Among more than 600 guests were New Jersey Senator Frank Lautenberg and his wife, Bonnie Englebardt Lautenberg; Queens District Attorney Richard Brown; New York City Deputy Mayor Patricia Harris; New York State Assemblywoman Vanessa Gibson, and, seated next to me in the theater, Martin Segal, chairman emeritus of Lincoln Center for the Performing Arts (and a cousin of artist Marc Chagall). In front of me sat former Bronx boro president Fernando Ferrer, who lost the 2005 mayoral election to Bloomberg. As we walked toward the dinner tables, Ferrer and I reminisced about the “shetl” that had been the South Bronx, where my husband, Joe, grew up. It was familiar territory for Ferrer, who remembered the pickle man and the chicken flickers of yore.
A special father and daughter trumpeted as “the power of one,” the Golicks started the foundation 40 years ago in their garage in Great Neck. N.Y. They funded the young researchers, who went on to create the nation’s best lupus labs. Ten years ago, the Golicks launched the Lupus Research Institute — now the nation’s leading private supporter of innovative research in lupus — which to date has raised $100 million. The evening’s corporate honorees were Human Genome Sciences and the pharmaceutical firm GlaxoSmithKline, the latter of which developed Benlysta, the first drug specifically designed for lupus patients. Lupus, a chronic and potentially fatal autoimmune disorder that is a leading cause of cardiovascular disease and strokes, currently affects nearly 2 million (mostly young) women, in the age range of 14 to 44. The evening’s subtext was, “Life without lupus will be a reality.”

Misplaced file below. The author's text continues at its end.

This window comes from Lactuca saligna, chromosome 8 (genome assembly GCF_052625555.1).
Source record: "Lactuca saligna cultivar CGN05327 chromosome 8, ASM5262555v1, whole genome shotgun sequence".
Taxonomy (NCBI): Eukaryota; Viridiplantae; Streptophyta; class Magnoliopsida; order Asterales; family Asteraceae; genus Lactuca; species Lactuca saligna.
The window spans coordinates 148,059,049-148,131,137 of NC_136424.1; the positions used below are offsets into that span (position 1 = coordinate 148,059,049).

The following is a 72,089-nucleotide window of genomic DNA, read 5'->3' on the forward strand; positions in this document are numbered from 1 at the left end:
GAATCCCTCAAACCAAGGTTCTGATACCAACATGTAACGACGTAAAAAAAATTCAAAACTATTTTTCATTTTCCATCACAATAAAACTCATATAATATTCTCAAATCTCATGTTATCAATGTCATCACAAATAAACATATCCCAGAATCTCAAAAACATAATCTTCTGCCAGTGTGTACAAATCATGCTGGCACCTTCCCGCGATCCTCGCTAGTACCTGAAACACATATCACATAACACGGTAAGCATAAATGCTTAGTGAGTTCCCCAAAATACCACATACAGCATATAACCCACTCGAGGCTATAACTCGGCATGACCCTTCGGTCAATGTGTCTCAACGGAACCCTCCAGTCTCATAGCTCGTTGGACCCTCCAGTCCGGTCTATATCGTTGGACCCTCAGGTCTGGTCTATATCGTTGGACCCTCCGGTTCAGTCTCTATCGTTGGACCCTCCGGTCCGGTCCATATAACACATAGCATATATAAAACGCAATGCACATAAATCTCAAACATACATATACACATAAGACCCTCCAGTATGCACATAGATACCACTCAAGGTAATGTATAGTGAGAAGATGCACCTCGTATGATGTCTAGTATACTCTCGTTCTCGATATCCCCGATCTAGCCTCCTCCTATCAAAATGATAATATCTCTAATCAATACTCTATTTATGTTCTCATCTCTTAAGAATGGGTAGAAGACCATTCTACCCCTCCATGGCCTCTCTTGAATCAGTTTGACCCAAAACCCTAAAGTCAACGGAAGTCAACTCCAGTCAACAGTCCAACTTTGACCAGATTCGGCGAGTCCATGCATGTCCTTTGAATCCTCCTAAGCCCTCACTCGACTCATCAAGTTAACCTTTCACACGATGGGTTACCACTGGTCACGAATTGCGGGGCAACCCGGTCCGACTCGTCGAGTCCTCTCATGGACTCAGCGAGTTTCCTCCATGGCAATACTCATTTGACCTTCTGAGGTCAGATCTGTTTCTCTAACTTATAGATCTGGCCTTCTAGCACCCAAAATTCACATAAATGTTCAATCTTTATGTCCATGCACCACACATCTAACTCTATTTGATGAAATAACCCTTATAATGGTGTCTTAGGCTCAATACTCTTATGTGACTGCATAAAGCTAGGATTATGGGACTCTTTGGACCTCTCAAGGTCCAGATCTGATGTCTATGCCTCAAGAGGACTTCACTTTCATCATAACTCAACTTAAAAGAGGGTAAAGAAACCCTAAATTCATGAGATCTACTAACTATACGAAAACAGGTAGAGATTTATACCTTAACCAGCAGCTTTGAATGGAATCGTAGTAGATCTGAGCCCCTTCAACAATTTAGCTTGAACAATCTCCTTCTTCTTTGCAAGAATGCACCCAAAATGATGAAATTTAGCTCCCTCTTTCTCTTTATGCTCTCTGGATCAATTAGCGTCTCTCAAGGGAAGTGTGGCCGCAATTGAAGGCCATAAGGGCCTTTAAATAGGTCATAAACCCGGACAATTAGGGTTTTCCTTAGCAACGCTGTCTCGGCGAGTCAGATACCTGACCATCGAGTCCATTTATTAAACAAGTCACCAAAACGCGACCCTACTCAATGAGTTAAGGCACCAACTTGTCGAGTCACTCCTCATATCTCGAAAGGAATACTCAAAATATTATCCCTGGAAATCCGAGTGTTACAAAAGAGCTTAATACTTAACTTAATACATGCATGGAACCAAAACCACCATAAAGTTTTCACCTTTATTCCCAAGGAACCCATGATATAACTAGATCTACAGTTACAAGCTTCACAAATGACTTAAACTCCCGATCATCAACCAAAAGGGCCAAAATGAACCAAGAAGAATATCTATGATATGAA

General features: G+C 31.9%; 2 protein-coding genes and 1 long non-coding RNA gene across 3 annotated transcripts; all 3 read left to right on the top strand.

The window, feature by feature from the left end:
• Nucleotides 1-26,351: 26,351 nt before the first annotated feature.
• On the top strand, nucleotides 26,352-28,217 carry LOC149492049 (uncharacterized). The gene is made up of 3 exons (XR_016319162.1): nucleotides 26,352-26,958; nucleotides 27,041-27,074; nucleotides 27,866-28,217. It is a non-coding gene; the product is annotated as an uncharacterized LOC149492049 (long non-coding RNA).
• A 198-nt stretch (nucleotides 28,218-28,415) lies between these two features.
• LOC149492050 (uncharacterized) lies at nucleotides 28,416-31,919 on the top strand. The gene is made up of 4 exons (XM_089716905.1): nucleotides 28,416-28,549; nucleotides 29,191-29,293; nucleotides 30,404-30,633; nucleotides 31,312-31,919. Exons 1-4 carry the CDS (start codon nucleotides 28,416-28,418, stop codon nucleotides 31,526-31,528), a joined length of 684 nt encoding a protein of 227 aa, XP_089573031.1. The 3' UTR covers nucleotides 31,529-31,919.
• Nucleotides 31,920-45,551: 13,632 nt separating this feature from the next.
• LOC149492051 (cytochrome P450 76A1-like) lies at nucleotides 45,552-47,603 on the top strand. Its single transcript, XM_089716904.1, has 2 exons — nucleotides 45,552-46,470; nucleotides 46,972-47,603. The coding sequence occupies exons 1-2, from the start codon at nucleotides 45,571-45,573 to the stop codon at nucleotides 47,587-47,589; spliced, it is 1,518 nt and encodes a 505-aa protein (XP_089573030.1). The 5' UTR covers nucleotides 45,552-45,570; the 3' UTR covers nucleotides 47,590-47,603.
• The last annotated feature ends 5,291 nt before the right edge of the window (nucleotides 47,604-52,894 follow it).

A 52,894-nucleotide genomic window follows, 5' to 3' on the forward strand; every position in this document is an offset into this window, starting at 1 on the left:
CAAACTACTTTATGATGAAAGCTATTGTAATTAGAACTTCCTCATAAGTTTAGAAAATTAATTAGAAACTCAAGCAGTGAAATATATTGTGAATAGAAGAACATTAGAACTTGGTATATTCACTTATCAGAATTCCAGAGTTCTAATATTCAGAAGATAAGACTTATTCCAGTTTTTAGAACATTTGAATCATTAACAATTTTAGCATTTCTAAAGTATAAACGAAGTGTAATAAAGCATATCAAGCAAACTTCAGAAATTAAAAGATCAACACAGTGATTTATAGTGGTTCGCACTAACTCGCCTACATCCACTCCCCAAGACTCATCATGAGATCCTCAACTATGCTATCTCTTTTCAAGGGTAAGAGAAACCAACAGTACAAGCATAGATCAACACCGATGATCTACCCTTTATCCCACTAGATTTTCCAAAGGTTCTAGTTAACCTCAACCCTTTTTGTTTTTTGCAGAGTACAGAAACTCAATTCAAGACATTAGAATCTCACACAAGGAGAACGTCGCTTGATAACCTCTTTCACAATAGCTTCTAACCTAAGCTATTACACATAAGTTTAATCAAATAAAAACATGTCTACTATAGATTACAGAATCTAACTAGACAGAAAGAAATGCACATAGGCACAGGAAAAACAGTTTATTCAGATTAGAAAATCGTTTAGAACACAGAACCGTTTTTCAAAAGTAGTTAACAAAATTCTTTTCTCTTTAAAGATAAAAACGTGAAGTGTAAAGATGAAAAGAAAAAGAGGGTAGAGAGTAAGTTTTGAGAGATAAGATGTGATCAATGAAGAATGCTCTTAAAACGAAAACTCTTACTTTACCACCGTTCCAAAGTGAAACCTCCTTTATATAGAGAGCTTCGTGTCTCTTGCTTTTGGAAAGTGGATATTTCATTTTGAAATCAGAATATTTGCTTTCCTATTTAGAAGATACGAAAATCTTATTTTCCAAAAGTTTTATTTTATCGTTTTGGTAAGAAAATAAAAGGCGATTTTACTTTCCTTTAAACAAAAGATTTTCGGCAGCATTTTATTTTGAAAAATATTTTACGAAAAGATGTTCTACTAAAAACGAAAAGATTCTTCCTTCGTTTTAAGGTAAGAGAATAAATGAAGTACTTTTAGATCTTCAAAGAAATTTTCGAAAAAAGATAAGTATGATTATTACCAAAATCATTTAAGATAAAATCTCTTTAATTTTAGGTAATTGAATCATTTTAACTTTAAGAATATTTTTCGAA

“We share a common history, French and Jews, Jews and Americans,” said Philippe Lalliot, consul general of France ,at the December 2 Hanukkah reception he hosted at the consulate. The buffet tables showcased lox, cheese and fruit. “It is a history that includes great suffering for the Jewish people. It is also the unfolding of a 1,000-year struggle for human rights, equality, resistance against oppression…. For me,” said the yarmulke-wearing consul, “Hanukkah offers both a festive and a solemn opportunity to express France’s bonds of friendship with you.” Lalliot acknowledged French-speaking Rabbi Levy Djian (of Paris and now Brooklyn’s Crown Heights) who suggested I go to his Torah on Demand website); Rabbi Mikhael Cohen of the Centre Culturel Juif Francophone de New York, and international affairs specialist Harriet Mandel , who helped organize the program that showcased the SAR Choir.
“I would also like to emphasize the close attention France pays to the quality of its relationship with Israel, in particular in the difficult environment we are all familiar with,” Lalliot continued. “We continuously stress that the Israeli people must be able to live in security within recognized and guaranteed borders. President [Nicolas] Sarkozy steadfastly proclaims his friendship for Israel and says that Israel’s security is nonnegotiable.”
In a didactic tone akin to a that of a rabbi or Hebrew schoolteacher, Lalliot spoke eloquently of Hanukkah, “which we Jews and non-Jews are celebrating together this evening,” alluding to the Gobelin tapestry, “The Triumph of Mordecai,” which dominates the room’s wall. “Hanukkah is an opportunity to celebrate a victory over those who want to exterminate a people, whether by arms or by forced assimilation.” He quoted Rashi and explained that the initials nun, gimel, hey, shin, “which stand for ‘a great miracle happened here,’” actually were used “to conceal the fact that the Jews were studying the Torah, a banned activity.” It was the first time I heard “Ma’oz Tzur” performed by a chamber group. Lalliot concluded: “I sincerely hope that the dialogue between the consulate and the Jewish community will continue to flourish…. You can count on me and my staff to do everything we can to nurture this friendship.”